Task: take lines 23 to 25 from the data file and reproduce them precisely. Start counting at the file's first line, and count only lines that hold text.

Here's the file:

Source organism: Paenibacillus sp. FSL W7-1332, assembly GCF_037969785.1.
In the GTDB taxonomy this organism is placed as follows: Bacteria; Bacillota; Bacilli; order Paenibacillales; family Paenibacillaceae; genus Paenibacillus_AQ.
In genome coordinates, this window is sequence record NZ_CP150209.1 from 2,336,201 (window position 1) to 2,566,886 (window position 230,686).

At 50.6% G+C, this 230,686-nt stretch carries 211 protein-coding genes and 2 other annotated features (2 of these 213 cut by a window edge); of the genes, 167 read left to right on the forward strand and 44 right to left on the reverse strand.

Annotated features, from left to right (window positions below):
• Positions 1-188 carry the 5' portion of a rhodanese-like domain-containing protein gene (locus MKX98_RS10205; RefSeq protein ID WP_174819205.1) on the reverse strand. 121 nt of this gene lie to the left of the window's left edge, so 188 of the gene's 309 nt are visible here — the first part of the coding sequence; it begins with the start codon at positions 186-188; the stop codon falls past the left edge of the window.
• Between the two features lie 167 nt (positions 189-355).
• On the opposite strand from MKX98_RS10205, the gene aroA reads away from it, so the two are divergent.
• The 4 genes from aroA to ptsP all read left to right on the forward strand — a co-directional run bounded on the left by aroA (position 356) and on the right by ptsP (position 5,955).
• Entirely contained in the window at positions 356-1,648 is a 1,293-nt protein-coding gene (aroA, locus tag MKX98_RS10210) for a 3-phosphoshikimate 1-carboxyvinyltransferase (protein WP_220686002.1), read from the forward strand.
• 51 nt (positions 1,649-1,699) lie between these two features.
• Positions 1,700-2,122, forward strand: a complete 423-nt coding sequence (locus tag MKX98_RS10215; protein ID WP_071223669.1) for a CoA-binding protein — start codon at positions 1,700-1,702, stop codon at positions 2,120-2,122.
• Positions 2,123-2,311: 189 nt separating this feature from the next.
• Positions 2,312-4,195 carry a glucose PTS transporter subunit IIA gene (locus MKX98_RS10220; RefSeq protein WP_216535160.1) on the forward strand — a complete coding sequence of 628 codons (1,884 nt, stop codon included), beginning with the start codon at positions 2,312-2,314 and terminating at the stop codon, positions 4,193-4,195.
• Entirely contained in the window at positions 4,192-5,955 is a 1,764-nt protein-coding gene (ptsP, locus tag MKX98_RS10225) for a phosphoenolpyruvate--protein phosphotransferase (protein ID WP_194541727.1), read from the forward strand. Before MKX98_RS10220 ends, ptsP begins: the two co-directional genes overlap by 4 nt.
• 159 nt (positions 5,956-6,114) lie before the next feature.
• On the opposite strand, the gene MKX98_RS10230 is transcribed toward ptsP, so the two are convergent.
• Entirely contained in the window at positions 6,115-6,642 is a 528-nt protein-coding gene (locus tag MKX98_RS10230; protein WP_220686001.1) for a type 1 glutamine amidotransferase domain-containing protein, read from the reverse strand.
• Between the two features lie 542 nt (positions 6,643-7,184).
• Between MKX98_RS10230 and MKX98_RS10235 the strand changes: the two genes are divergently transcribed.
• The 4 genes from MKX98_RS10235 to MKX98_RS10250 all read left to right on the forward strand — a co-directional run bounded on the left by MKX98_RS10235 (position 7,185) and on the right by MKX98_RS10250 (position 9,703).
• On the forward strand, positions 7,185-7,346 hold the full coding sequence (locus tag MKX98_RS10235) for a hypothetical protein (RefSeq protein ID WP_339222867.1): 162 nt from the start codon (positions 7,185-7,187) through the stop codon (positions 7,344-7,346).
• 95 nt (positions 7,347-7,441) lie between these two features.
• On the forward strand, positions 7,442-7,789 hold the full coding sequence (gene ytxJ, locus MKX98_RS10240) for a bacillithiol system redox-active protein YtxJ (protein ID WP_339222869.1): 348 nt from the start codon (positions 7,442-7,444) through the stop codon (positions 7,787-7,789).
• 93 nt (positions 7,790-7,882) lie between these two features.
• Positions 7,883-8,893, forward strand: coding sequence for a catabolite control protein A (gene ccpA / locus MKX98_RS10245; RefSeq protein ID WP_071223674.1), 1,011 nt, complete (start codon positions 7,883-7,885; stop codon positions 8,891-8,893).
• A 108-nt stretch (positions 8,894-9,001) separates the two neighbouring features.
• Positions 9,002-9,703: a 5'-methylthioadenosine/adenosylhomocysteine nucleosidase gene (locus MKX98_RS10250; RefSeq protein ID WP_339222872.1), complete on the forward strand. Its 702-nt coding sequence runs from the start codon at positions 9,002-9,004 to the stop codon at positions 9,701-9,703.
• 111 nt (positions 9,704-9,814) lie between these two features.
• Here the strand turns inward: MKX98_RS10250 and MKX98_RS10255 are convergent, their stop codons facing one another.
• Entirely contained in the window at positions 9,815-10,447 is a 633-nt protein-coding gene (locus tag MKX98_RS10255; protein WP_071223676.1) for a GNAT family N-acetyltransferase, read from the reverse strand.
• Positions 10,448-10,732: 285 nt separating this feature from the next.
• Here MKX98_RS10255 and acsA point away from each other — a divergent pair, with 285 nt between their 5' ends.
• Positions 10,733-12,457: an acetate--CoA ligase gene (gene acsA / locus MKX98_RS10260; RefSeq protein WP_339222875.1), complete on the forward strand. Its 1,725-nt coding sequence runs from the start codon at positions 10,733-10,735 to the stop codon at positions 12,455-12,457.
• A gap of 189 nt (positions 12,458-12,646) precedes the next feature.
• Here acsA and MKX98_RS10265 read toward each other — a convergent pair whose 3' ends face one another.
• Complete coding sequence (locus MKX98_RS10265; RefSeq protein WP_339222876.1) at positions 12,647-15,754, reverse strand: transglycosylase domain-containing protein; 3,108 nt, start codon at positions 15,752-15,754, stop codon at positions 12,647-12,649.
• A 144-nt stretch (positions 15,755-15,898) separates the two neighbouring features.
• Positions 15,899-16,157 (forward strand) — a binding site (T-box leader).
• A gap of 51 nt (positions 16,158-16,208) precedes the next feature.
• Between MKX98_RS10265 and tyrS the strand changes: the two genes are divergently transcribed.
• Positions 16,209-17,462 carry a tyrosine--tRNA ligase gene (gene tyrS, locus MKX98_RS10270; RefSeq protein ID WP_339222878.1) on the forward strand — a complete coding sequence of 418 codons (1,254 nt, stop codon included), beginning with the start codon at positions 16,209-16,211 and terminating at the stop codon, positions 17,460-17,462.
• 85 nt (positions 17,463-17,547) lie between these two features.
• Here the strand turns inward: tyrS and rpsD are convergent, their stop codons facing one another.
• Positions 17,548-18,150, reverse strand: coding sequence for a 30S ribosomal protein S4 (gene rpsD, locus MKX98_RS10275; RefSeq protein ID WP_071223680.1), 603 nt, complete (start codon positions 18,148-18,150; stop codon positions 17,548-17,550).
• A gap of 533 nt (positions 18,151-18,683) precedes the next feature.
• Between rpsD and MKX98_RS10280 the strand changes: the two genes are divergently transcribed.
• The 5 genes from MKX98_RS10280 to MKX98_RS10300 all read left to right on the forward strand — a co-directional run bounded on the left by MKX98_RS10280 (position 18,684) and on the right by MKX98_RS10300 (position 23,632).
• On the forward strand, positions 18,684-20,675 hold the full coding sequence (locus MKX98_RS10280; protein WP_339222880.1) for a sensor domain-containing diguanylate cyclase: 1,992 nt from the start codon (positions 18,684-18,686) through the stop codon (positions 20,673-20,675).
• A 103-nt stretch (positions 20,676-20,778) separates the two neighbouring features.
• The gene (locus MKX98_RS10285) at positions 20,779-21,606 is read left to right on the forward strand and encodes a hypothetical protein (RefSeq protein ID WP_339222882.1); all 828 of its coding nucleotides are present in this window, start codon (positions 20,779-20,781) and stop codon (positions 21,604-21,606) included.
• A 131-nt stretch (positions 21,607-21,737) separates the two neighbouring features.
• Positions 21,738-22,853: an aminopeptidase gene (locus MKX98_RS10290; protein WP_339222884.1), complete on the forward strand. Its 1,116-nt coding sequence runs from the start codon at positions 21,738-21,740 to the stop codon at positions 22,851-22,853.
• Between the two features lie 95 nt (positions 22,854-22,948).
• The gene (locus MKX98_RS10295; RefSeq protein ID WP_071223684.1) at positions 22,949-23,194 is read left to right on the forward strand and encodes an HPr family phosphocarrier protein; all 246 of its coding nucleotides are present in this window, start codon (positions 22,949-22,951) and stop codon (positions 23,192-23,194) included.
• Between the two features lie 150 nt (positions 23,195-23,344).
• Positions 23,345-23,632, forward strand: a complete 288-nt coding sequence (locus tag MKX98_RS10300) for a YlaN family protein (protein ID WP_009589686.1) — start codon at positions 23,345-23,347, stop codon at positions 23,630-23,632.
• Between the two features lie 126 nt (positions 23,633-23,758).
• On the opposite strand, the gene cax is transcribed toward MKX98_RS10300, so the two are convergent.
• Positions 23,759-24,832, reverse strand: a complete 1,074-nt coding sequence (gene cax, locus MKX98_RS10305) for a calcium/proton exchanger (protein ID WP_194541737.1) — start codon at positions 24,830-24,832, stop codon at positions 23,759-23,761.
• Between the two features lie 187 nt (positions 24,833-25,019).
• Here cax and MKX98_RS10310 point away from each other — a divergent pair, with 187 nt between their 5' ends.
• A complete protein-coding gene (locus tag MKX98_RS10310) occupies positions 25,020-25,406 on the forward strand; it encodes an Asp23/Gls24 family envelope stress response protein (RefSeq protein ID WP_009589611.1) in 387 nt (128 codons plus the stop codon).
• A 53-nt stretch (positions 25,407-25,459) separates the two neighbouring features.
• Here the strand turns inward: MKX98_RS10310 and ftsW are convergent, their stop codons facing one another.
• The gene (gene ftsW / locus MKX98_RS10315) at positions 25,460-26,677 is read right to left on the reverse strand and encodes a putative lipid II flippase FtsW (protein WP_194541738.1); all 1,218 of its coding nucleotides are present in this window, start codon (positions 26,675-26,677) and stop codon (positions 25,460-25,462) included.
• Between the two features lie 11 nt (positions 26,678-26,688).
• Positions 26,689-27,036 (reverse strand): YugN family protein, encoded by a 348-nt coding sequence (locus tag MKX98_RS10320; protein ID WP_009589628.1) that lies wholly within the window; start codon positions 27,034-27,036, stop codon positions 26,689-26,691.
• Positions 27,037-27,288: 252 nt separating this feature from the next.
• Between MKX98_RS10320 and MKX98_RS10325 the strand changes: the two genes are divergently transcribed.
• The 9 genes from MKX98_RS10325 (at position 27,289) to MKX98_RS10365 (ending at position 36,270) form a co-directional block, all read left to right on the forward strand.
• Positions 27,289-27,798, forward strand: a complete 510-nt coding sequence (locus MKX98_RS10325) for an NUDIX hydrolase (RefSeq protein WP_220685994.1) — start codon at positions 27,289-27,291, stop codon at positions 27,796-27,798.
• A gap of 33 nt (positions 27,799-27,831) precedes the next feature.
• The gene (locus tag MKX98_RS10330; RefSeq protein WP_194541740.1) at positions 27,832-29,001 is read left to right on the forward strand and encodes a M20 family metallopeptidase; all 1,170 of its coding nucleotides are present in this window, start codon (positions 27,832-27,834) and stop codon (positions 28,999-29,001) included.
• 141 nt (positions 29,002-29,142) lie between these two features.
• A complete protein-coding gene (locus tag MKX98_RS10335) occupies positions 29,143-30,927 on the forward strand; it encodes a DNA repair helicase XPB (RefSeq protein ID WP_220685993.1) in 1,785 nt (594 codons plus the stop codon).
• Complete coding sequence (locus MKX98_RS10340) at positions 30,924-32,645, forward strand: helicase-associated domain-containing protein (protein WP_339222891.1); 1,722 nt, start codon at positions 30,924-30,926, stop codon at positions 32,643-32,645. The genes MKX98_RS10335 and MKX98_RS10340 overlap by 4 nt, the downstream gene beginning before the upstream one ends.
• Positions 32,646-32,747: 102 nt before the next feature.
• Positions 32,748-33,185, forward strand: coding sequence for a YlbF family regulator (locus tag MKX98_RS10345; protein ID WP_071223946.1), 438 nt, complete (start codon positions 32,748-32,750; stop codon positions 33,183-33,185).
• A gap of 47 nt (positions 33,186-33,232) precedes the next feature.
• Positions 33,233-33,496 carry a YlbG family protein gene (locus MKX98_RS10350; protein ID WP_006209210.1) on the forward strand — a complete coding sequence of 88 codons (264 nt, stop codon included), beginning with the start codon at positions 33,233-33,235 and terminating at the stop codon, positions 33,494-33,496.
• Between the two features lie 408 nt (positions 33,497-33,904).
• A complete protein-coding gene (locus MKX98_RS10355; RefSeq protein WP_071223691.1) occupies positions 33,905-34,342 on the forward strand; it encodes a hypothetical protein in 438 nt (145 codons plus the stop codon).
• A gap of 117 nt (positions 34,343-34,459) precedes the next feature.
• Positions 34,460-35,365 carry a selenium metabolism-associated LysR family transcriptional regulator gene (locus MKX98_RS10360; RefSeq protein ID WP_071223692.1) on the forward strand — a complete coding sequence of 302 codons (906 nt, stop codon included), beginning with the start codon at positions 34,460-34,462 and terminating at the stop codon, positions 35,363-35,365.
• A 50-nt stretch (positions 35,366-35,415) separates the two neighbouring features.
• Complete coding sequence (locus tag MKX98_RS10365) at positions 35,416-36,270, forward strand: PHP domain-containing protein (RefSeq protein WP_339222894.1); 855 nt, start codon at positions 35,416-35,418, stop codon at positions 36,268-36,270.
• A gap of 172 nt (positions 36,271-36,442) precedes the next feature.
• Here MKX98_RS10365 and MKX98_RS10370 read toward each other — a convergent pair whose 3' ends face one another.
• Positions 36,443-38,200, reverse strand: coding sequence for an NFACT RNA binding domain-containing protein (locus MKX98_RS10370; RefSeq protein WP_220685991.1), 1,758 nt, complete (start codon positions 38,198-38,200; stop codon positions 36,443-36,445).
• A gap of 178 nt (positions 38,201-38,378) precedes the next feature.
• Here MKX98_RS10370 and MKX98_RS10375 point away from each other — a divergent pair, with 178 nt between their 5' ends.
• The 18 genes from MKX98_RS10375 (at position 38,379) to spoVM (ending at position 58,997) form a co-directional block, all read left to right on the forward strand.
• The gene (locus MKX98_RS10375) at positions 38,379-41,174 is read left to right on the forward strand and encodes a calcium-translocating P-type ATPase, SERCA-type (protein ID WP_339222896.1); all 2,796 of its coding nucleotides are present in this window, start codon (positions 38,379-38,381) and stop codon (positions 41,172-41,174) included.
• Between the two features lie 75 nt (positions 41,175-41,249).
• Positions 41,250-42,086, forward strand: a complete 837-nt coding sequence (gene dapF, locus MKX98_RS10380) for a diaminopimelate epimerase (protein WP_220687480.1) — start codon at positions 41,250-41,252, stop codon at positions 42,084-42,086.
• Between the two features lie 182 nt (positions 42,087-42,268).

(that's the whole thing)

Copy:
• 95 nt (positions 7,347-7,441) lie between these two features.
• On the forward strand, positions 7,442-7,789 hold the full coding sequence (gene ytxJ, locus MKX98_RS10240) for a bacillithiol system redox-active protein YtxJ (protein ID WP_339222869.1): 348 nt from the start codon (positions 7,442-7,444) through the stop codon (positions 7,787-7,789).
• 93 nt (positions 7,790-7,882) lie between these two features.